IRS audit brings Weld County commissioner mileage expenses into focus | MyWindsorNow.com

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IRS audit brings Weld County commissioner mileage expenses into focus

Mileage money

A closer look at mileage reimbursements for Weld County Commissioners for 2015 and 2016 combined:

» Mike Freeman

No commuting mileage

Total mileage: $2,161

» Steve Moreno

No commuting mileage

Total mileage: $2,742

» Sean Conway

No commuting mileage

Total mileage: $5,533

» Julie Cozad

No commuting mileage

Total mileage: $2,849

» Barbara Kirkmeyer

Commuting mileage: $11,968

Total mileage: $22,583

County commissioners from around the state, including one in Weld County, continue to cash in on their commute from home to work even as an IRS audit focused on that very subject is underway in Weld County.

The audit, which started in April, focuses on whether Weld County should have taken taxes out of commuting mileage expenses Weld commissioners have claimed since at least the 1990s. A final report is expected in late summer or fall.

Since The Tribune first reported in 2014 on Weld County commissioners' penchant for expensing their miles from home to work, and then back home, the makeup of the board has changed along with the habit of claiming miles, according to information obtained through a Colorado Open Records Act Request.

At the time, Bill Garcia, Barbara Kirkmeyer and Doug Rademacher all claimed mileage from home to work.

Only Kirkmeyer remains, and she is alone on the current board in claiming mileage, racking up nearly 22,000 commuting miles and earning nearly $12,000 — at 55 cents per mile — for her commute since the start of 2015.

"I live, round-trip, 85 miles from (Weld County headquarters)," Kirkmeyer said. "All the commissioners used to do commuting miles, all the way back into the 1990s."

State statute, as well as a 1978 Larimer County Court decision, paved the way for state legislators and county commissioners to get reimbursed for commuting.

The reasoning, on both counts, is that those elected representatives must live in certain areas.

But state law doesn't impact IRS rules, and in Colorado, there are likely dozens of county commissioner boards and state legislators watching the IRS audit in Weld County to see what, if any, precedent will be set.

"Other commissioners have asked how the IRS audit is going," Weld County Commissioner Sean Conway said. "Since it became public, I think a lot of counties are looking at what the rules are and how they should implement the rules."

Across Interstate 25, in Larimer County, commissioners Steve Johnson and Lew Gaiter both expense mileage from home to work. For their 2016 commutes, Johnson has earned $2,235 and Gaiter has gotten $4,471.

In Jefferson County, commissioner Donald Rosier earned $3,106 in 2016 for his commuting miles.

Like Weld, Larimer Jefferson counties don't appear to take taxes out of the money paid back to commissioners for commuting miles. The mileage for commuting is submitted with all other non-taxed mileage, as well as other expenses such as meals and hotel stays.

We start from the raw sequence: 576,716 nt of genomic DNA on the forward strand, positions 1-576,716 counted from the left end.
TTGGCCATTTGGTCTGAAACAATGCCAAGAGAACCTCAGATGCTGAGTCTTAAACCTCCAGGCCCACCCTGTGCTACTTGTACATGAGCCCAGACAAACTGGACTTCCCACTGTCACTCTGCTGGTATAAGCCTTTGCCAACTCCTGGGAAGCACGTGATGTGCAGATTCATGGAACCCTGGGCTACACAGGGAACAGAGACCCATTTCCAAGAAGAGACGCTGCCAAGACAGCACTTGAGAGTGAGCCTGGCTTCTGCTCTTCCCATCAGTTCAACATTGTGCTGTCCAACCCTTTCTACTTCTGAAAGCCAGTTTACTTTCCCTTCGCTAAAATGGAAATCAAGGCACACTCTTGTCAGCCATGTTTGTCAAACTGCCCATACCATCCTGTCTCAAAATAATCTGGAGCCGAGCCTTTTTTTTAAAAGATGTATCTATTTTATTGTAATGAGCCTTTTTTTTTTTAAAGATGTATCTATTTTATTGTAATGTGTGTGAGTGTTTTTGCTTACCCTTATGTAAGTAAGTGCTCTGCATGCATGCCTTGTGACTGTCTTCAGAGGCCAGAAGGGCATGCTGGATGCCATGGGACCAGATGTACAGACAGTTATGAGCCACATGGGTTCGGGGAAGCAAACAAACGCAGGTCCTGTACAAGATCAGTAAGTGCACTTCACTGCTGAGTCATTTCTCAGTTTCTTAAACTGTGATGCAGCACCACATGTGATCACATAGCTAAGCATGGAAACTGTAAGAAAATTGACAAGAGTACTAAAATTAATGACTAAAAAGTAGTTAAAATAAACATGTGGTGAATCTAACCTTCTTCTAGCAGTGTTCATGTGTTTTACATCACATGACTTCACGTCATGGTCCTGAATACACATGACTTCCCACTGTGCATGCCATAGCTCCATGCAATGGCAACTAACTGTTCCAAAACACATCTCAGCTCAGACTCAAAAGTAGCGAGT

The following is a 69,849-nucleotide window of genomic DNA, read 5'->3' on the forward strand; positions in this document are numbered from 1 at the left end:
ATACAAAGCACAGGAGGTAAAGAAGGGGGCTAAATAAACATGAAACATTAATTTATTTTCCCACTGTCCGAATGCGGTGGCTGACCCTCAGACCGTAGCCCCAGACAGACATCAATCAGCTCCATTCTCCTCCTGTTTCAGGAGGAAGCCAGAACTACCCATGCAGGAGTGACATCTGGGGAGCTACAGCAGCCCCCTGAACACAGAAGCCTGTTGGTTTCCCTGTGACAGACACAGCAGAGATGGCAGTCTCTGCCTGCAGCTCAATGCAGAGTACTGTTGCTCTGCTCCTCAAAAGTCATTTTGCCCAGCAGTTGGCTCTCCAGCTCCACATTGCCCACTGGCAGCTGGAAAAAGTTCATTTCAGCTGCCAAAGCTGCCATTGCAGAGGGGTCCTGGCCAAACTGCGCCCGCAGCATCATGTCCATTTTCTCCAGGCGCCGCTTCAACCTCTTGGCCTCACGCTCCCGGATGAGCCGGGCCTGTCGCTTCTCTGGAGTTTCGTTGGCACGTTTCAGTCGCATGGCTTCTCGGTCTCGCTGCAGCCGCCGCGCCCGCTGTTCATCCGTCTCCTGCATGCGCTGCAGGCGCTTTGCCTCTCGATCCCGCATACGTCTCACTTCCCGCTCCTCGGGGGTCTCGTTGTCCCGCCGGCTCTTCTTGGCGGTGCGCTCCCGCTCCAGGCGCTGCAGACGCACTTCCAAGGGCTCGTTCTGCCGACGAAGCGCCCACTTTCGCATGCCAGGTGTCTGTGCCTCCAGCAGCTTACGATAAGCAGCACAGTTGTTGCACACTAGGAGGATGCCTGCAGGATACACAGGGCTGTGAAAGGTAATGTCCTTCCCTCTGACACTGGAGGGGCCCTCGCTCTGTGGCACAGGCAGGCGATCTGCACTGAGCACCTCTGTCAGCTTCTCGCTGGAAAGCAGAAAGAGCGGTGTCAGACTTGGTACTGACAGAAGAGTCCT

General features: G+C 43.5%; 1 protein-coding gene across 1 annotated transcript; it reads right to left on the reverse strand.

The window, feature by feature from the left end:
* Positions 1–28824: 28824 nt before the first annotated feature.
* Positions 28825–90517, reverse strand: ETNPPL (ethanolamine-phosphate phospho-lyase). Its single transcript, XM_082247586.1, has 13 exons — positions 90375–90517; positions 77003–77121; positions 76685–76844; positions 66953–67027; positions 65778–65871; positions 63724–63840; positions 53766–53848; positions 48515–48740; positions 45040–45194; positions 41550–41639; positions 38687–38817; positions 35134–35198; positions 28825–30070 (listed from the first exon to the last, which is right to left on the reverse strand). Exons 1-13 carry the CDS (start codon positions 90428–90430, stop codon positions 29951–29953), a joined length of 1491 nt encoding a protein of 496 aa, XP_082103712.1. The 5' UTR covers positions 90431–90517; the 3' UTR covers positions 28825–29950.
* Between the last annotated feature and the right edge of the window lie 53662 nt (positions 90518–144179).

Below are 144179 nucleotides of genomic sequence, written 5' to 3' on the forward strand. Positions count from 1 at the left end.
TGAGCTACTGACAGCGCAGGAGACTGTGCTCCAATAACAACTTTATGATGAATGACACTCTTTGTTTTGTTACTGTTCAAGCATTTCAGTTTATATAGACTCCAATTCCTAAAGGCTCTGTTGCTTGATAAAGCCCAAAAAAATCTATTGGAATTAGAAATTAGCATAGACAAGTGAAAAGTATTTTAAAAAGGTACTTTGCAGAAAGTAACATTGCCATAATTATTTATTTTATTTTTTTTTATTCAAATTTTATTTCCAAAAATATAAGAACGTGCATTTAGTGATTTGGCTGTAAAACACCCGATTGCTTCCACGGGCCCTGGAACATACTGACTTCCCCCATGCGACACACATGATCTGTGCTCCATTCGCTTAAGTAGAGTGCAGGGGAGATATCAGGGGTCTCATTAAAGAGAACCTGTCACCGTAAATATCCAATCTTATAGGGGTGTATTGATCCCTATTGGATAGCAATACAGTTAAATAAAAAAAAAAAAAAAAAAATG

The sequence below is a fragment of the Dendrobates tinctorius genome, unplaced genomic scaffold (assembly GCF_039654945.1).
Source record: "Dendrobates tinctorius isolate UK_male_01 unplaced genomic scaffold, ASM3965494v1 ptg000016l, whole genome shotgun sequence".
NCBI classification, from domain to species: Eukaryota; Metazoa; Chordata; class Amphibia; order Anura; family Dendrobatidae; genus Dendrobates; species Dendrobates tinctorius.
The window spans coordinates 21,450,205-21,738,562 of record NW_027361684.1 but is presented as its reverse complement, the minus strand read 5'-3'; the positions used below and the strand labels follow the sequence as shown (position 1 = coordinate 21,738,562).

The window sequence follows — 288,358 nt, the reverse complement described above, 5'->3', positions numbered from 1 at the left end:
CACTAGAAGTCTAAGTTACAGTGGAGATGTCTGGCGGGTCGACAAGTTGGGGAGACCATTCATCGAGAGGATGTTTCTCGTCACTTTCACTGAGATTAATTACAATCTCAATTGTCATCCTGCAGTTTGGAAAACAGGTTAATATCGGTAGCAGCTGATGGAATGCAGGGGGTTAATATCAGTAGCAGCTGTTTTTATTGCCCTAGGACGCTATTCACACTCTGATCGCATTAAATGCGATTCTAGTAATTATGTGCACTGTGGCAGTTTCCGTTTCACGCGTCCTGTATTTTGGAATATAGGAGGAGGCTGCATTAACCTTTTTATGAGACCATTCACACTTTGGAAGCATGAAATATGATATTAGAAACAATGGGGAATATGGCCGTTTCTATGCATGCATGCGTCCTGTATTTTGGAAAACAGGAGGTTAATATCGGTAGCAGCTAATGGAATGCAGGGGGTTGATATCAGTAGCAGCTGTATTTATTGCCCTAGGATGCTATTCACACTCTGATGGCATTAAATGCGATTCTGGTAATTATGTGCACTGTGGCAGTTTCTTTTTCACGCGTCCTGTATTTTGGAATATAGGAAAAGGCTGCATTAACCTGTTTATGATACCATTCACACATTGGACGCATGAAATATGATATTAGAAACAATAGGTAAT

If she's concerned about the IRS audit of Weld County, Kirkmeyer doesn't show it. She says she's not personally being audited, adding that county officials will wait to see what the IRS says, then go from there.

Kirkmeyer lives the farthest away from Greeley, where the county administration building is, with commissioners Steve Moreno and Conway living in Greeley, Commissioner Mike Freeman living in Ault and Commissioner Julie Cozad living in Milliken.

Including her commuting miles, Kirkmeyer earned $22,583 for mileage in the past two years. That's nearly $10,000 more in paid mileage than the other four commissioners combined.

Conway was a distant second, with $5,533 in mileage expenses.

When it comes to commuting mileage, though, Conway said he made a personal, philosophical pledge not to get reimbursed.

"I just don't think it's appropriate," Conway said.

The other commissioners said they don't take mileage mainly because they live so close.

"I've just never done it," Freeman said in a phone interview. "Partly because I'm a little bit lazy. But I've always felt like it was not that big a deal. It's more of a hassle to turn in 12 miles to work."

Cozad, who was on the line with Freeman, said she felt the same.

"I do turn in mileage when I go out of my district," Cozad said. "But within my district, I just don't. It's part of what I do as a public servant; it's just part of my job."

Kirkmeyer has put 21,000 miles on her car just driving to work in the past two years, and it's one reason she said she continues to claim mileage.

"I've worn cars out, worn tires out," Kirkmeyer said.

Both Freeman and Cozad said they would take mileage if they lived as far away as Kirkmeyer.

Moreno, who declined to take mileage after The Tribune's October 2014 story came out during his 2014 campaign for commissioner, said he'd have to think about it.

Tyler Silvy covers city and county government for The Greeley Tribune. Reach him at tsilvy@greeleytribune.com. Connect with him at Facebook.com/TylerSilvy or @TylerSilvy on Twitter.